I wanted her to see that the only life worth living is a life full of love; that loss is always part of the equation; that love and loss conjoined are the best opportunity we get to live fully, to be our strongest, our most compassionate, our most graceful selves.
I was thinking this weekend of the universality of sadness, of the inescapable fact that the sunshine of every life is mottled with shadow. I think the thing that varies is our sensitivity to the shadow. Some of us are just feel more keenly the loss that is always part of the deal. Some of us are more prone to shadow than sun. Some of us have a narrow but deep moat of loneliness around our hearts which is uncrossable by anyone else.
I love Pam Houston’s confident assertion that this awareness of loss lends itself to strength, compassion, and grace. I spend a lot of time worrying about what I have bequeathed to my children, through example and heredity. Pam Houston’s words offer a stunning change of perspective and I can imagine – momentarily – that this inheritance is a gift and not a burden. What if, as Adrienne Rich said, “her wounds came from the same source as her power”? What if what seems like great weakness is the source of great strength?
I fret about the message I’m sending my children by not hiding from them my occasional sweeping sorrow. Sure, there are days I act happy when I feel blue. And of course there are genuinely joyful days, many, many of them. But there are also days where my eyes unexpectedly fill with tears and when they ask why I explain, quietly, that the world is making me sad. I just re-read my words about a particularly sad weekend Grace had last winter and cried, again, struck by the fact that already, at seven, she has the self-awareness to say “I’m just sad, Mum.” Actually it’s more than the awareness that strikes me: she has the propensity to be just sad in the first place, and this is clearly part of the legacy I leave her. I often feel soggy with guilt about it.
Grace and Whit both witness and inherit my melancholy leanings, though so far Grace exhibits them much more frequently. I have decided, personally, that to teach them to honor and accept all of their feelings, even the difficult ones, is more important than to put on a happy face all the time. Of course, I am not sure I’d actually be able to fake it, so it might be convenient to call this a “decision.” But I do believe that helping my children to recognize their strong emotions, even sadness and anger, is an important thing for me to do. I also think there is great power in learning that one can be thoroughly tossed around in emotional whitewater and still come out the other side, spluttering, maybe, with sand in your pants, but still, standing.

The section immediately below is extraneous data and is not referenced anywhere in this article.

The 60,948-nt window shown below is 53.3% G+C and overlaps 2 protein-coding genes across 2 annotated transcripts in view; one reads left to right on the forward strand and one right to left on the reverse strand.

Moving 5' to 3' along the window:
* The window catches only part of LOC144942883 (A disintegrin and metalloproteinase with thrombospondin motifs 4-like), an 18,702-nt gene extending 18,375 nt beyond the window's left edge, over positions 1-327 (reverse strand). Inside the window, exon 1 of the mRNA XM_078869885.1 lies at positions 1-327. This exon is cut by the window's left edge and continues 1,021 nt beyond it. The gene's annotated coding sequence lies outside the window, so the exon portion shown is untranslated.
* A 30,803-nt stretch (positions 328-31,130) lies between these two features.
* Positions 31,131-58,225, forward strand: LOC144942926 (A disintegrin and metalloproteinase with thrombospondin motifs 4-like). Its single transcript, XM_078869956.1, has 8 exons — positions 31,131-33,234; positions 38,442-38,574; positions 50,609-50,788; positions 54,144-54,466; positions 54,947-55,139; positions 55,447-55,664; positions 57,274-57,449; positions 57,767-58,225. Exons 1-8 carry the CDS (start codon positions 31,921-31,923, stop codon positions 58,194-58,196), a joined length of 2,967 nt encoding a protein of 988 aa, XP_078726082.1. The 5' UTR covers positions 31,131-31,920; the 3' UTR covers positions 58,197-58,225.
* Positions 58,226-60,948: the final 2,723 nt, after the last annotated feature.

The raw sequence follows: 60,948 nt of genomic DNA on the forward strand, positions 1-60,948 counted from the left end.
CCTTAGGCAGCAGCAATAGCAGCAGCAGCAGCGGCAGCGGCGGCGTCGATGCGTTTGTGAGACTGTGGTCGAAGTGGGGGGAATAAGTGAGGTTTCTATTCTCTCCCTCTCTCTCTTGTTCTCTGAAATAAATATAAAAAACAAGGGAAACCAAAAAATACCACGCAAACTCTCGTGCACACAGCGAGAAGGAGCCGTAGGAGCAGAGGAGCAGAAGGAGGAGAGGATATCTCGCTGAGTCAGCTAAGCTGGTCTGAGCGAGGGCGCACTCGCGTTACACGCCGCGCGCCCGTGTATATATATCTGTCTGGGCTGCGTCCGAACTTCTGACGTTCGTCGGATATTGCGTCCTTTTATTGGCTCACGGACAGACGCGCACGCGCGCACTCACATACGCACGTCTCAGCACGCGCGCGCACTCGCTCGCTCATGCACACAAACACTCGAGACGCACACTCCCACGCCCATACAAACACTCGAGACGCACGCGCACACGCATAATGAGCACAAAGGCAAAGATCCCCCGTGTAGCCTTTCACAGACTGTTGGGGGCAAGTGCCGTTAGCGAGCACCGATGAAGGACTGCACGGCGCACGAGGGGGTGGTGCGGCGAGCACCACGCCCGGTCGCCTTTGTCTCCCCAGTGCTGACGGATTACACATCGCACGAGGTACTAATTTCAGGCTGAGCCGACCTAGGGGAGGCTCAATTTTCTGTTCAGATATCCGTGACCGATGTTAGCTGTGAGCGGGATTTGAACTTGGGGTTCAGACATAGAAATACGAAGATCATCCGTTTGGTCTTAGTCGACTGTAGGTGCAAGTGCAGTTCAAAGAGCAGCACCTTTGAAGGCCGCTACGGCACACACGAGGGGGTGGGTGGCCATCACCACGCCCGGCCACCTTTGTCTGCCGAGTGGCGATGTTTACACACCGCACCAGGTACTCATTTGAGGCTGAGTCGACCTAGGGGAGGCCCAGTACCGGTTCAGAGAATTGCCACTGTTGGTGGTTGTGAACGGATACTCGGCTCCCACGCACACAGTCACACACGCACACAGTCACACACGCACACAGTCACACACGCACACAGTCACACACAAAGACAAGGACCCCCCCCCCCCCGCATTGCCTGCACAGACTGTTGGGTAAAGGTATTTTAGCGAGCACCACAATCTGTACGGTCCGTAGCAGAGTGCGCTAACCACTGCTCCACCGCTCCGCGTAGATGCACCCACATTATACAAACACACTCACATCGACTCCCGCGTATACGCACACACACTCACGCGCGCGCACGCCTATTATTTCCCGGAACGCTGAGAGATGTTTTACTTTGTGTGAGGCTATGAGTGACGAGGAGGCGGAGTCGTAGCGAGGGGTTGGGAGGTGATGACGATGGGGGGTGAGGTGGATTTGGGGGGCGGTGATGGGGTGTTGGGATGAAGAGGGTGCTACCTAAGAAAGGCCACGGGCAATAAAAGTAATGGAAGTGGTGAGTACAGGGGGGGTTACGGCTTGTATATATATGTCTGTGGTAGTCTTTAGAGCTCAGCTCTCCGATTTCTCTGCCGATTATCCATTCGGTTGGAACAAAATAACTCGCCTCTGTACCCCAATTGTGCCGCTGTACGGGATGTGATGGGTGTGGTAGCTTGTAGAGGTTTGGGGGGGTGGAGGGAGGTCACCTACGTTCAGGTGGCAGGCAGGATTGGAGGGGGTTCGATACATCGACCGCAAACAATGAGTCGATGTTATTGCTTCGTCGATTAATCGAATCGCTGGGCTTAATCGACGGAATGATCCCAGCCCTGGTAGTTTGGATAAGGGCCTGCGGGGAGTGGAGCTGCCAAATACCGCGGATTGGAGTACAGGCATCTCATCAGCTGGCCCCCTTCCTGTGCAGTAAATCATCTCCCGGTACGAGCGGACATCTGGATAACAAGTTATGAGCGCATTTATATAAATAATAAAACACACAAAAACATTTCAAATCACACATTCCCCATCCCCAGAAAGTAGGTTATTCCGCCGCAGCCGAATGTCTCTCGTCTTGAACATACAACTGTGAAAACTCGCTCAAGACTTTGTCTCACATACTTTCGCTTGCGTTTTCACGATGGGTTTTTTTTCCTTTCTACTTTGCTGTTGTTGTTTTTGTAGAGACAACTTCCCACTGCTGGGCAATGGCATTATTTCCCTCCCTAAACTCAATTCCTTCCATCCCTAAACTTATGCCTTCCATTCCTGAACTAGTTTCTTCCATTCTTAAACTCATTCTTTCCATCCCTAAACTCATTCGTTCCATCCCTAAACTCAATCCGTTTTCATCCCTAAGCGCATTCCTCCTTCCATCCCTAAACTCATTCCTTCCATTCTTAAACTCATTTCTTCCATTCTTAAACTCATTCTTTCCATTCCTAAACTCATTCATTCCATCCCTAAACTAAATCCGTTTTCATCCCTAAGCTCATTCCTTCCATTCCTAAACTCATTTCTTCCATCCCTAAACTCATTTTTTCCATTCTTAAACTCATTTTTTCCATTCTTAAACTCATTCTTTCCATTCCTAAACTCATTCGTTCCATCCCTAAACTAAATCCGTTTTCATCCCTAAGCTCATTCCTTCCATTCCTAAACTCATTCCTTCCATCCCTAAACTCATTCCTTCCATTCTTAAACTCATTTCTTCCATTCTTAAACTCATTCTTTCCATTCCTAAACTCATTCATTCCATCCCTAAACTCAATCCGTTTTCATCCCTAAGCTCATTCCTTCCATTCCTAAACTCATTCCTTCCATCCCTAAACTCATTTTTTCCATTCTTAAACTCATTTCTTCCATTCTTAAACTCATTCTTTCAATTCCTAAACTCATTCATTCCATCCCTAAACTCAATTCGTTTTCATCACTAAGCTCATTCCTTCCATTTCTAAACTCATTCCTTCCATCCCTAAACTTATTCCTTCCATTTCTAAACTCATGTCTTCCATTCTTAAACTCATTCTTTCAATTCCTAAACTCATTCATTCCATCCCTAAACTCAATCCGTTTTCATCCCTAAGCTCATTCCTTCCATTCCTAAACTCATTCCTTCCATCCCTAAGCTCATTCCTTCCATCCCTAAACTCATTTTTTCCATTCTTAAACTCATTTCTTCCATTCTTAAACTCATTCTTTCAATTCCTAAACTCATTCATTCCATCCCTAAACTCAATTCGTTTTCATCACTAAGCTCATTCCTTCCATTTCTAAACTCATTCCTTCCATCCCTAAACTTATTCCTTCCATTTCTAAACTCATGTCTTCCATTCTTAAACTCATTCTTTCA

In fact the words I wrote in July (in my musing on whitewater) seem to echo Pam Houston’s gorgeous lines (though less elegantly):
I know the terms I want to live my life by start with compassion and empathy and kindness, and that they include a deep need to honor the reality, savage and beautiful as it is, of my life.
It makes me sigh with comfort to weave together my own definition of what matters most and Pam Houston’s belief that awareness of loss can contribute to a fully-lived life. It only comes in passing, this profoundly reassuring sense that my sensitivity, which marks how I approach everything, could be, in fact, my road home. But in those moments I feel grateful and calm: maybe Grace and Whit can take what they learn from me and use it to be strong, and compassionate, and full of grace.
I do want my children to learn that the best lives are full of love, and that loss is part of the deal – I believe both of those things as firmly as I believe anything. If I can do anything to help Grace and Whit believe this, through my example, my genetic material, or my direct teaching, then I will have done some good in the world. Of that I am sure.